std::vector<vtkDataArray*> baseArrays(16);
vtkNew<vtkDoubleArray> baseArray;
std::fill(baseArrays.begin(), baseArrays.end(), baseArray);
vtkSmartPointer<vtkCompositeArray<double>> composite = 
  vtk::ConcatenateDataArrays<double>(baseArrays); // nTuples = 160
CHECK(composite->GetComponent(42, 1) == 0.0); // always true

Focus on vtkIndexedArray

The family of vtkIndexedArrays allows you to wrap an existing vtkDataArray with a layer of indirection through a list of indexes (vtkIdList or another vtkDataArray) to create a derived subset data array without any excess memory consumption. As such, by providing a vtkIndexedImplicitBackend with an indexation array and a vtkDataArray, one can effectively construct a reduced and reordered view of the base array.

Using this type of feature to create only one indexed array can be counter productive given that allocation of the index array can be more expensive than an explicit copy of the data. However, this feature enables sharing the same index list amongst multiple indexed arrays effectively using less total memory.

Here is a snippet:

vtkNew<vtkIntArray> baseArr;
auto range = vtk::DataArrayValueRange<3>(baseArr);
std::iota(range.begin(), range.end(), 0);
vtkNew<vtkIdList> indexes;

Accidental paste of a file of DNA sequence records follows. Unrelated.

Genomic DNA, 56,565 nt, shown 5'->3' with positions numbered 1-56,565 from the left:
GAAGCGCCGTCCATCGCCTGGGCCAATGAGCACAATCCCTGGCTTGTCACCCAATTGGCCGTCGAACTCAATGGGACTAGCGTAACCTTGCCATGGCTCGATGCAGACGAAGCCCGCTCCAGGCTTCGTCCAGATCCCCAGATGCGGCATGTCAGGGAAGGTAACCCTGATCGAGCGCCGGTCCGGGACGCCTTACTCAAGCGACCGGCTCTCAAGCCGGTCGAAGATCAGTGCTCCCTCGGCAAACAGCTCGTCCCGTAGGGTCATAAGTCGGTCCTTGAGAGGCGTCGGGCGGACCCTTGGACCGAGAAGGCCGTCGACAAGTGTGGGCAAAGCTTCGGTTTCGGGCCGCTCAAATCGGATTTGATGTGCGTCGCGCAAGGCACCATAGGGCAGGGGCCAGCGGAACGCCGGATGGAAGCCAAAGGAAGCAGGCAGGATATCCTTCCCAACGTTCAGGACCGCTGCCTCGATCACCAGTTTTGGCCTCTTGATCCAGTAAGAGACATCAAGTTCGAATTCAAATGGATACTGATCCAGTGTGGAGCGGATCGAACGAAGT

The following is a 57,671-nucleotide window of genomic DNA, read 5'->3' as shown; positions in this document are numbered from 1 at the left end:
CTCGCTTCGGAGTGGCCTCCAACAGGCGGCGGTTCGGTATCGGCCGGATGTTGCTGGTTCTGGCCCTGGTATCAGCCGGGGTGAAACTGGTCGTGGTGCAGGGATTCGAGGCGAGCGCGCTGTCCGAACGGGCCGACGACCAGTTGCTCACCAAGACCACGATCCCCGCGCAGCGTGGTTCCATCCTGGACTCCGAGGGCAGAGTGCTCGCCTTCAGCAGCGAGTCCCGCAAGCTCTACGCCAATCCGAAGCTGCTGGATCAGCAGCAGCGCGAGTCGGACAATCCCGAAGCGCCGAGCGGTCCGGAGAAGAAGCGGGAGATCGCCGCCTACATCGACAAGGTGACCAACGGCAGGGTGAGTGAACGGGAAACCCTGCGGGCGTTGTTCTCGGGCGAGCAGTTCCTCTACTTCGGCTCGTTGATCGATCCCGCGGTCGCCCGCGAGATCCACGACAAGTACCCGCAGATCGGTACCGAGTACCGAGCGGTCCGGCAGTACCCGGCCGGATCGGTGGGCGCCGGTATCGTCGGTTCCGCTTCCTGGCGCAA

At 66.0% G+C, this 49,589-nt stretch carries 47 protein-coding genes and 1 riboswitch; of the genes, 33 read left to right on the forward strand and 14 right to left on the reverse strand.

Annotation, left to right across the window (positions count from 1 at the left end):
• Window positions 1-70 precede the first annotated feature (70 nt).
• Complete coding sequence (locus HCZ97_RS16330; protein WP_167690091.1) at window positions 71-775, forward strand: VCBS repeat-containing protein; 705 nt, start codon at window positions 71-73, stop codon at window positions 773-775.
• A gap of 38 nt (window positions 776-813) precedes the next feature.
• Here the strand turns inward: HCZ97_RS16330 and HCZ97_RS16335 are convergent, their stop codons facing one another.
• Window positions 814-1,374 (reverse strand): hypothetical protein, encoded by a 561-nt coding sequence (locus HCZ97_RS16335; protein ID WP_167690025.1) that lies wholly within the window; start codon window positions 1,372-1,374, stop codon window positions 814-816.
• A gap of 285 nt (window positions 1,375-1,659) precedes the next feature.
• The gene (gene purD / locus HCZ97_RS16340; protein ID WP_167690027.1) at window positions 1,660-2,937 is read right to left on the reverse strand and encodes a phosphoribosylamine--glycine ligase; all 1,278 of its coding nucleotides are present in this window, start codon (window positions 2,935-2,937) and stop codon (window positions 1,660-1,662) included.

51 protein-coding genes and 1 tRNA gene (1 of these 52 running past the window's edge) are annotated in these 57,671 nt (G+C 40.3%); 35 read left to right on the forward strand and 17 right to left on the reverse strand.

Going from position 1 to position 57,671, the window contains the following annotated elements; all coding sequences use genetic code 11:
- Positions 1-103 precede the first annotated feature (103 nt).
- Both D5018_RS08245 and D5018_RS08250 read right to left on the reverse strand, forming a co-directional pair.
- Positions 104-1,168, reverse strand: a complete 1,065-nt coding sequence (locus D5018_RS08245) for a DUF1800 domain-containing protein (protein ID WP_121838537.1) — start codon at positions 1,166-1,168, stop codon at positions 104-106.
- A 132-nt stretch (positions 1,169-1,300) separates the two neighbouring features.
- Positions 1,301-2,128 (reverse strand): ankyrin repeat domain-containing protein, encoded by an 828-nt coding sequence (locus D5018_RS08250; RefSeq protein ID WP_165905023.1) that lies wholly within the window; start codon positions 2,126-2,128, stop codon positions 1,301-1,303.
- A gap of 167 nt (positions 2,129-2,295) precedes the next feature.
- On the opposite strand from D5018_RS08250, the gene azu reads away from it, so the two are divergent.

for (idx = 0; idx < 30; idx++)
    indexes->SetId(ids, 10*idx);
vtkNew<vtkIndexedArray<int>> indexed;
indexed->SetBackend(std::make_shared<vtkIndexedImplicitBackend<int>>(indexes, baseArr));
CHECK(indexed->GetValue(13) == 130); // always true

Building and Dispatch

The entire implicit array framework is included in the CommonImplicitArrays module. Support for dispatching implicit arrays can be enforced by including type lists from vtkArrayDispatchImplicitTypeList.h and compiling VTK with the correct VTK_DISPATCH_*_ARRAYS option.

Implementing a vtkImplicitArray in VTK

Implementing a new vtkImplicitArray in the VTK library usually passes through the following steps:

  • Implementing the backend: this is the step where the underlying functionality of the implicit array needs to be developed.
  • Creating an alias and instantiating the concrete types: once the backend is ready, one can create an alias for the array in its own header (using MySuperArray = vtkImplicitArray) and use this header and the automatic instantiation mechanisms present in Common/ImplicitArrays/CMakeLists.txt to make sure that the VTK library gets shipped with pre-compiled objects for your arrays.
  • Hooking up the dispatch mechanism: this step ensures that your new arrays can be included in the vtkArrayDispatch mechanism when the correct compilation option is set.
  • Testing: be sure to set up some tests in order to both verify that your implementation is functioning correctly and to avoid regressions in the future.

An example merge request that was used for including the vtkIndexedArrays can be found here: !9703.

How can I convert an explicit memory array into a vtkImplicitArray?

A new filter vtkToImplicitArrayFilter in a new FiltersReduction module that can transform explicit memory arrays into vtkImplicitArrays has been developed. The filter itself delegates the "compression" method to a vtkToImplicitStrategy object using a strategy pattern.

The following strategies (in order of complexity) have been implemented so far:

  • vtkToConstantArrayStrategy: transforms an explicit array that has the same value everywhere into a vtkConstantArray.